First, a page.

Mizuho daily insights by Vishnu Varathan, Head, Economics & Strategy, Asia & Oceania Treasury Department, Mizuho Bank, Ltd.,
Peak or Persistent Reflation?
The puzzle is that bond yields pulled back below 1.3% despite steady, if not flaring, signs of reflation signs. Perhaps a distinction between persistent and peak reflation is needed.
Make no mistake. Economic indicators are lighting up on reflation. Notably, US core PPI surged well ahead of expectations (up 1.2% MoM vs. consensus of 0.2%) while US retail sales soared 6% on the month; six-fold of the (~1% MoM) pick-up expected. The temptation is to let out a soft whistle and mutter “Boomtown Charlie”. But the context of fiscal dollars hitting households and businesses in December matters for the January bonanza.
Point being, December’s non-recurring cash handouts might have had a one-off, synchronised lift in purchases; especially being skewed towards electronics and durable goods. And, so signs of overheating in US numbers are almost certainly overstated.
Admittedly, the spillover to upside surprise in US industrial production and housing market data suggest a wider positive multiplier beyond just straight up fiscal push. But the bottom-line is that while the data set underscore reflation underway, the pace of reflation remains obscured by Covid-vaccine uncertainties as well as policy expectations gap.
So, the jury is out of the pace and persistent of reflation.
As a corollary, whether reflation has peaked or not is also not clear one way or another. But that said, it does appear that inflation expectations have run a little too far ahead. Especially given that recent oil surge is mostly transitory supply squeeze from US output disrupted due to severe freeze in Texas. So, even inflation expectations are not set to peak, it may at least warrant a pause from the persistent rise. And the attendant buoyancy in real yields is lending some traction to USD.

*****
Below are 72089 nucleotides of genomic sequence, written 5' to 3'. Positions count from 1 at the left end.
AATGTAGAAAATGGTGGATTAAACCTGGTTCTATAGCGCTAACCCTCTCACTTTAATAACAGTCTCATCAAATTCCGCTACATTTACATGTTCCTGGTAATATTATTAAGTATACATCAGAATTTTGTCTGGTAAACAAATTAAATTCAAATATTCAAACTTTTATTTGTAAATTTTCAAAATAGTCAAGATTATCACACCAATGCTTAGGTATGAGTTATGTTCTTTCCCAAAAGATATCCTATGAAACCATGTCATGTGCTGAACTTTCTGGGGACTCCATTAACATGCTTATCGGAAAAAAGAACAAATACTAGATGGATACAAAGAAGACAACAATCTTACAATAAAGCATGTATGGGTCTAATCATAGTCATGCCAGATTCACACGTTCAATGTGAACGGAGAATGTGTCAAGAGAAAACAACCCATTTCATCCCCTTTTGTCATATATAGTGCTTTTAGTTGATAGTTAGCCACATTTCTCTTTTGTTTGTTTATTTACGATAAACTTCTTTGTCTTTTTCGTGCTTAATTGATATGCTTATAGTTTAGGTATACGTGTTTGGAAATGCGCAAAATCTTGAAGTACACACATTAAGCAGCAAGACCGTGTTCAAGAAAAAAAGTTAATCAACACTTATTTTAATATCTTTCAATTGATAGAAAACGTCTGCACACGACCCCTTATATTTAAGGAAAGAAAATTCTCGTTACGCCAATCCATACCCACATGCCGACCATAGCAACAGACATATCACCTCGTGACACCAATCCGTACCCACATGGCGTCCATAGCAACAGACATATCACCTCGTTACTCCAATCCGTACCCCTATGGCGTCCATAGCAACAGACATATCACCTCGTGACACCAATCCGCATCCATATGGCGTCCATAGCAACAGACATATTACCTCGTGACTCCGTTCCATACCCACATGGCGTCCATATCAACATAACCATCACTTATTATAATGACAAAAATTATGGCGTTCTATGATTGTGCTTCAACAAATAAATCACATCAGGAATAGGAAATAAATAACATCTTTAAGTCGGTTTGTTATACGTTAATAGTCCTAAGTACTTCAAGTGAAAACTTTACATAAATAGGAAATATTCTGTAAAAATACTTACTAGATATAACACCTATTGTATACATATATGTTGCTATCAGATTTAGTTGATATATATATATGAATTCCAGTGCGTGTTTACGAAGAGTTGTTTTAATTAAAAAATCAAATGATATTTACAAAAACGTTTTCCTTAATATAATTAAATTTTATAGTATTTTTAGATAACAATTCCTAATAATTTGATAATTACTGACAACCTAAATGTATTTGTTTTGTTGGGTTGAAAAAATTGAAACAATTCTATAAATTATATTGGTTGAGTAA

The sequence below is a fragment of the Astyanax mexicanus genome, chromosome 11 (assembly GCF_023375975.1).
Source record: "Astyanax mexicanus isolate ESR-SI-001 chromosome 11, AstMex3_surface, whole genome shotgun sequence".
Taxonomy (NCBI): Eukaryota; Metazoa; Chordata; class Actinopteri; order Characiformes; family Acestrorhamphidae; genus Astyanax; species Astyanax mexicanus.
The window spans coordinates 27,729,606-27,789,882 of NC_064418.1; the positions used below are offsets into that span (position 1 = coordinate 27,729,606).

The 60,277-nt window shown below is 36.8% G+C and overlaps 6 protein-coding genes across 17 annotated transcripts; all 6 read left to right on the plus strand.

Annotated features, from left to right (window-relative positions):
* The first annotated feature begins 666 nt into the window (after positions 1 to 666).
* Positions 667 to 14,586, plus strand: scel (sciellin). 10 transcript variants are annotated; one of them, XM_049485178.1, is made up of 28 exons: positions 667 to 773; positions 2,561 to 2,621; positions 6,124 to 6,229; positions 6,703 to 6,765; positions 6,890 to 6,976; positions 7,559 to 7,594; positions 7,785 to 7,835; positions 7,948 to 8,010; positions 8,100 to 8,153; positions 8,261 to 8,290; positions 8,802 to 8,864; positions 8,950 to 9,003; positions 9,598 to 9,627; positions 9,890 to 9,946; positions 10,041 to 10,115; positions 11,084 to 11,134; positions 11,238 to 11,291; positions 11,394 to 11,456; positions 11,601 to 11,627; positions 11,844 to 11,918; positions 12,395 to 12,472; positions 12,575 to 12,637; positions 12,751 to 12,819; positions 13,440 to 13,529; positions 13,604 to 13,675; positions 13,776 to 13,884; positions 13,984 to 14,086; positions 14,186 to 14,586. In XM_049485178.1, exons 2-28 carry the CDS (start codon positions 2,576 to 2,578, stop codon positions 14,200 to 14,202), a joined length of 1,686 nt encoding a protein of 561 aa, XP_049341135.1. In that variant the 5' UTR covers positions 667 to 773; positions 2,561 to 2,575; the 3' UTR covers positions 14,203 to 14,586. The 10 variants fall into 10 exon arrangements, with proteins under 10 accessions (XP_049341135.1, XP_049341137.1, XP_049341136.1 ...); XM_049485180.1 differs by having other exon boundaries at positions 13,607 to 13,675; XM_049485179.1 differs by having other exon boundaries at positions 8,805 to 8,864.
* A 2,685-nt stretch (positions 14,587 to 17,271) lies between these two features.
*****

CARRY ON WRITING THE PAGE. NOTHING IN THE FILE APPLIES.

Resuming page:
EUR is subdued at mid-1.20, USD/JPY is consolidating mid-105 to 106 and USD/SGD sub-1.33. AUD also holding around mid-0.77 despite RBA assertion it is ~5% undervalued thanks to policy.
Both equities and bond yields off highs suggest re-evaluation. But with FOMC Minutes alluding to “some time for substantial progress”, peak reflation may be obscured by persistent stimulus.
Bank Indonesia: Patient Doves?
Although the conditions, in particular the weak USD accommodating a firmer IDR (recent tests below 14,000), are ripe for Bank Indonesia (BI) to deliver a 25bp rate cut, if it so wishes, it may not be in a rush to do so. From a more holistic fundamental perspective, the stability of the IDR, low inflation and the weak growth backdrop support further easing from BI.
However, with financial markets on a bit of an inflection point and UST yields rising sharply, BI could choose to wait out this period and deliver the cut in March.
More importantly, given demand and supply-side constraints on credit growth, BI may not see any immediate value-add in delivering a cut at its meeting today.
To be sure, our forecast pencils in only another 25bp rate from BI this year as the cherry on the cake to its deep rate cutting cycle from 2020; contingent on the window of opportunity. But that said, there is a rising risk that this cut may not materialise; given that BI may be more inclined to support growth by reducing the non-rate barriers for credit growth, using macroprudential policies and other liquidity support measures.
What’s more, with the outlook for growth still uncertain from repeated, intensifying waves of Covid-19, BI may feel it more prudent to save its rate cut bullets for later.
All said, Bank Indonesia while unambiguously skewed to easing may be patient doves.
Source: Mizuho Bank Ltd